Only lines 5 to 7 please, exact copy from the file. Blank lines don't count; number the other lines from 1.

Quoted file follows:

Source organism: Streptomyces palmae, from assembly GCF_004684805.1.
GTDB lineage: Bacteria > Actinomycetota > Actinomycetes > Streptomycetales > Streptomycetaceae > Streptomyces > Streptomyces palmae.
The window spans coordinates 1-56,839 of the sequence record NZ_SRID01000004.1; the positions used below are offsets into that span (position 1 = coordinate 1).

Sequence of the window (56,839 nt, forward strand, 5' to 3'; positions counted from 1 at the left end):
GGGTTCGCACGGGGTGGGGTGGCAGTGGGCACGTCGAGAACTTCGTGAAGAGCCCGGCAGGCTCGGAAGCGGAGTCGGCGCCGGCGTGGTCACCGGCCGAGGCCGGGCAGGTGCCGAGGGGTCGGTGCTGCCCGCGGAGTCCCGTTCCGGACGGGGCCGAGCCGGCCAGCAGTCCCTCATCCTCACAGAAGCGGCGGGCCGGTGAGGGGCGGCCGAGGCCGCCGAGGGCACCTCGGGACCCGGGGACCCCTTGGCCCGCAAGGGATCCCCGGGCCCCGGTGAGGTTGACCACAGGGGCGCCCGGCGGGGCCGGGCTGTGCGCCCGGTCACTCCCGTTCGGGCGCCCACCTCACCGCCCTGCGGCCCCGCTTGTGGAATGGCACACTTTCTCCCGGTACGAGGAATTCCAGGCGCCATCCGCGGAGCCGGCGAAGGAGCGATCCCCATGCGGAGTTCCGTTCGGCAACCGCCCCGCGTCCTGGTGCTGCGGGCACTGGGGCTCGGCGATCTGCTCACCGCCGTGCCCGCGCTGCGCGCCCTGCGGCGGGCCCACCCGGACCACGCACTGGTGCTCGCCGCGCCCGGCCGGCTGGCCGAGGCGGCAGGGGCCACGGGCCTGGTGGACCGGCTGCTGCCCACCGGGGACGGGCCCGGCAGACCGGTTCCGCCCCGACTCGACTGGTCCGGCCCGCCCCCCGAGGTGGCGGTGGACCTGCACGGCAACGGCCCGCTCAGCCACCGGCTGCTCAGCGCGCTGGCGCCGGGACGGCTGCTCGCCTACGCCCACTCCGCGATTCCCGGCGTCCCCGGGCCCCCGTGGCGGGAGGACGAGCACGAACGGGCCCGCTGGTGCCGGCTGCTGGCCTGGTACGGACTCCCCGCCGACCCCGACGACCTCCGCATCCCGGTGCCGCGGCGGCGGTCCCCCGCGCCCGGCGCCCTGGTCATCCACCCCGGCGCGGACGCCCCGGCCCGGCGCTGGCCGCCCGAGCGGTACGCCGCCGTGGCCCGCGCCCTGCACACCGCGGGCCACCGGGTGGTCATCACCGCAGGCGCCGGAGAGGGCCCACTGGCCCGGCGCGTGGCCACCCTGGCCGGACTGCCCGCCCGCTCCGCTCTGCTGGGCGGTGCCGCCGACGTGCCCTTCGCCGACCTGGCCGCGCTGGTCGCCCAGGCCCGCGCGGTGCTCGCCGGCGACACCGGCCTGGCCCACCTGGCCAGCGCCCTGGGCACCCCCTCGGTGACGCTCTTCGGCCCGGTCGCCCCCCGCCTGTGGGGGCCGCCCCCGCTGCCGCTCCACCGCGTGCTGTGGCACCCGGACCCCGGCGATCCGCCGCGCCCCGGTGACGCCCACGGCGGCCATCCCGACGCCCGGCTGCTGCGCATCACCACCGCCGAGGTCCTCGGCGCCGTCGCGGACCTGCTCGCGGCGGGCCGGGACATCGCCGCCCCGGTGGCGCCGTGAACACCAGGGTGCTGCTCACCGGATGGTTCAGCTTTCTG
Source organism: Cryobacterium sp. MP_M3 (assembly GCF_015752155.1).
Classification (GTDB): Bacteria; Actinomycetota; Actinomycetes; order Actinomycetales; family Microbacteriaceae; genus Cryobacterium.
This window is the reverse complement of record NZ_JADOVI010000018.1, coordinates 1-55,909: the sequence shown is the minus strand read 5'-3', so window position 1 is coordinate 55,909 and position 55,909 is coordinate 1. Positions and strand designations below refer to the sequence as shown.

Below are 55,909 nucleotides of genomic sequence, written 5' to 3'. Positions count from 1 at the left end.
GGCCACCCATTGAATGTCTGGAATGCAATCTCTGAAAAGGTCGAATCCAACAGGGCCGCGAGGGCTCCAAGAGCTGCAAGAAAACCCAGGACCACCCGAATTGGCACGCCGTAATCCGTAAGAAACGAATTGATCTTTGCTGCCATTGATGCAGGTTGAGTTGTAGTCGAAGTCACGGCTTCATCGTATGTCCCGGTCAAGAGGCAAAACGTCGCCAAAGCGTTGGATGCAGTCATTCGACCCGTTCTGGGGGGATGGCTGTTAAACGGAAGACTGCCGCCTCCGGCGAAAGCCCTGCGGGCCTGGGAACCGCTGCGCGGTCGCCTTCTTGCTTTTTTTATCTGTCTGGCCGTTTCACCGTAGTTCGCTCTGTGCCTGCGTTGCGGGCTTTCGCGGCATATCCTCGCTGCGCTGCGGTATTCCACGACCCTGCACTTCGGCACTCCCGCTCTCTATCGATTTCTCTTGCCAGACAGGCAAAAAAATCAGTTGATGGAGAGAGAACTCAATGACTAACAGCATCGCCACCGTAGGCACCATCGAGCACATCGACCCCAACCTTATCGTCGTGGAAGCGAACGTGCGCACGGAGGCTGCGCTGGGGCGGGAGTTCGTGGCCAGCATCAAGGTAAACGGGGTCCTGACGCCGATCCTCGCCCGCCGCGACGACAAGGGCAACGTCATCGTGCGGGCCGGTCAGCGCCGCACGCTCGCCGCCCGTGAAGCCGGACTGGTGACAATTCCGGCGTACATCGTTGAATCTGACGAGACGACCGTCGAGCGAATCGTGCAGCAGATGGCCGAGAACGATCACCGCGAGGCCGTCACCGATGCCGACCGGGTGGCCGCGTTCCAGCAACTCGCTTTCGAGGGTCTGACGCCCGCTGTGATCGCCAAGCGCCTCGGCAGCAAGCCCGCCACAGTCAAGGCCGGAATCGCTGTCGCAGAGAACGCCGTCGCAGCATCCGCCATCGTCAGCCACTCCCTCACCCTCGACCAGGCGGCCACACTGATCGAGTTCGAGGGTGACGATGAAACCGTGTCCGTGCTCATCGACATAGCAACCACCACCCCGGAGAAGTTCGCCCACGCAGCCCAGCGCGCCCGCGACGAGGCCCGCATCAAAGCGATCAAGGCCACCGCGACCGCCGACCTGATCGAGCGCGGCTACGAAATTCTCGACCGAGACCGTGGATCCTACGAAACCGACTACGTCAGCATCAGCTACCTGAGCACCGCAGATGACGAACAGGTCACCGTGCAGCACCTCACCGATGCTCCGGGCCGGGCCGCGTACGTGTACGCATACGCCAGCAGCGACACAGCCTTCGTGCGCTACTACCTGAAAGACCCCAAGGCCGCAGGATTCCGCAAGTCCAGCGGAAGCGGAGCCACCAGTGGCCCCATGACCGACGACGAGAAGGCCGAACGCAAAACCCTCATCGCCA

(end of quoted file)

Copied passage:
GGGTTCGCACGGGGTGGGGTGGCAGTGGGCACGTCGAGAACTTCGTGAAGAGCCCGGCAGGCTCGGAAGCGGAGTCGGCGCCGGCGTGGTCACCGGCCGAGGCCGGGCAGGTGCCGAGGGGTCGGTGCTGCCCGCGGAGTCCCGTTCCGGACGGGGCCGAGCCGGCCAGCAGTCCCTCATCCTCACAGAAGCGGCGGGCCGGTGAGGGGCGGCCGAGGCCGCCGAGGGCACCTCGGGACCCGGGGACCCCTTGGCCCGCAAGGGATCCCCGGGCCCCGGTGAGGTTGACCACAGGGGCGCCCGGCGGGGCCGGGCTGTGCGCCCGGTCACTCCCGTTCGGGCGCCCACCTCACCGCCCTGCGGCCCCGCTTGTGGAATGGCACACTTTCTCCCGGTACGAGGAATTCCAGGCGCCATCCGCGGAGCCGGCGAAGGAGCGATCCCCATGCGGAGTTCCGTTCGGCAACCGCCCCGCGTCCTGGTGCTGCGGGCACTGGGGCTCGGCGATCTGCTCACCGCCGTGCCCGCGCTGCGCGCCCTGCGGCGGGCCCACCCGGACCACGCACTGGTGCTCGCCGCGCCCGGCCGGCTGGCCGAGGCGGCAGGGGCCACGGGCCTGGTGGACCGGCTGCTGCCCACCGGGGACGGGCCCGGCAGACCGGTTCCGCCCCGACTCGACTGGTCCGGCCCGCCCCCCGAGGTGGCGGTGGACCTGCACGGCAACGGCCCGCTCAGCCACCGGCTGCTCAGCGCGCTGGCGCCGGGACGGCTGCTCGCCTACGCCCACTCCGCGATTCCCGGCGTCCCCGGGCCCCCGTGGCGGGAGGACGAGCACGAACGGGCCCGCTGGTGCCGGCTGCTGGCCTGGTACGGACTCCCCGCCGACCCCGACGACCTCCGCATCCCGGTGCCGCGGCGGCGGTCCCCCGCGCCCGGCGCCCTGGTCATCCACCCCGGCGCGGACGCCCCGGCCCGGCGCTGGCCGCCCGAGCGGTACGCCGCCGTGGCCCGCGCCCTGCACACCGCGGGCCACCGGGTGGTCATCACCGCAGGCGCCGGAGAGGGCCCACTGGCCCGGCGCGTGGCCACCCTGGCCGGACTGCCCGCCCGCTCCGCTCTGCTGGGCGGTGCCGCCGACGTGCCCTTCGCCGACCTGGCCGCGCTGGTCGCCCAGGCCCGCGCGGTGCTCGCCGGCGACACCGGCCTGGCCCACCTGGCCAGCGCCCTGGGCACCCCCTCGGTGACGCTCTTCGGCCCGGTCGCCCCCCGCCTGTGGGGGCCGCCCCCGCTGCCGCTCCACCGCGTGCTGTGGCACCCGGACCCCGGCGATCCGCCGCGCCCCGGTGACGCCCACGGCGGCCATCCCGACGCCCGGCTGCTGCGCATCACCACCGCCGAGGTCCTCGGCGCCGTCGCGGACCTGCTCGCGGCGGGCCGGGACATCGCCGCCCCGGTGGCGCCGTGAACACCAGGGTGCTGCTCACCGGATGGTTCAGCTTTCTG
Source organism: Cryobacterium sp. MP_M3 (assembly GCF_015752155.1).
Classification (GTDB): Bacteria; Actinomycetota; Actinomycetes; order Actinomycetales; family Microbacteriaceae; genus Cryobacterium.